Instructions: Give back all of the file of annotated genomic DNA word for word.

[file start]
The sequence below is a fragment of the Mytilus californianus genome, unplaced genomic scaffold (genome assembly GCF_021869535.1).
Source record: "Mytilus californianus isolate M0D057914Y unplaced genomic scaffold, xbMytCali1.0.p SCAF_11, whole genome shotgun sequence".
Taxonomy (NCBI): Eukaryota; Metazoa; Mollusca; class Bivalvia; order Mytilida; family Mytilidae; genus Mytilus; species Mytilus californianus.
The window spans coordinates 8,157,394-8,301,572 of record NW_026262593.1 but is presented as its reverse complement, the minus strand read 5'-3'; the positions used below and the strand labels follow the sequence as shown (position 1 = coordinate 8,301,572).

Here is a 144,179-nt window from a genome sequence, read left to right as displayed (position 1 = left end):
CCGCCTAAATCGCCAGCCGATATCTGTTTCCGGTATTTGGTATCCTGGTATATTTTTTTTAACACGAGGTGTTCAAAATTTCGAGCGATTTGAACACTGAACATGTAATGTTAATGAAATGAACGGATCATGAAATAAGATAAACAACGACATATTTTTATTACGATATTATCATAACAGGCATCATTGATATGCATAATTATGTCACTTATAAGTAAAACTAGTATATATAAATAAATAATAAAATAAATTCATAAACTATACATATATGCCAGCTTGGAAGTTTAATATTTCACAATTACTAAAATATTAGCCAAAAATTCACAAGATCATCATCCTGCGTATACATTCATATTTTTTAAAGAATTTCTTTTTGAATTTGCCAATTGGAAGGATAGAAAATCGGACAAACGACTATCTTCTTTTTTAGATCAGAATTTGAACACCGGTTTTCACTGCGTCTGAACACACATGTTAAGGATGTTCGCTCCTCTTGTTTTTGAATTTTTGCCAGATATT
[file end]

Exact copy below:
The sequence below is a fragment of the Mytilus californianus genome, unplaced genomic scaffold (genome assembly GCF_021869535.1).
Source record: "Mytilus californianus isolate M0D057914Y unplaced genomic scaffold, xbMytCali1.0.p SCAF_11, whole genome shotgun sequence".
Taxonomy (NCBI): Eukaryota; Metazoa; Mollusca; class Bivalvia; order Mytilida; family Mytilidae; genus Mytilus; species Mytilus californianus.
The window spans coordinates 8,157,394-8,301,572 of record NW_026262593.1 but is presented as its reverse complement, the minus strand read 5'-3'; the positions used below and the strand labels follow the sequence as shown (position 1 = coordinate 8,301,572).

Here is a 144,179-nt window from a genome sequence, read left to right as displayed (position 1 = left end):
CCGCCTAAATCGCCAGCCGATATCTGTTTCCGGTATTTGGTATCCTGGTATATTTTTTTTAACACGAGGTGTTCAAAATTTCGAGCGATTTGAACACTGAACATGTAATGTTAATGAAATGAACGGATCATGAAATAAGATAAACAACGACATATTTTTATTACGATATTATCATAACAGGCATCATTGATATGCATAATTATGTCACTTATAAGTAAAACTAGTATATATAAATAAATAATAAAATAAATTCATAAACTATACATATATGCCAGCTTGGAAGTTTAATATTTCACAATTACTAAAATATTAGCCAAAAATTCACAAGATCATCATCCTGCGTATACATTCATATTTTTTAAAGAATTTCTTTTTGAATTTGCCAATTGGAAGGATAGAAAATCGGACAAACGACTATCTTCTTTTTTAGATCAGAATTTGAACACCGGTTTTCACTGCGTCTGAACACACATGTTAAGGATGTTCGCTCCTCTTGTTTTTGAATTTTTGCCAGATATT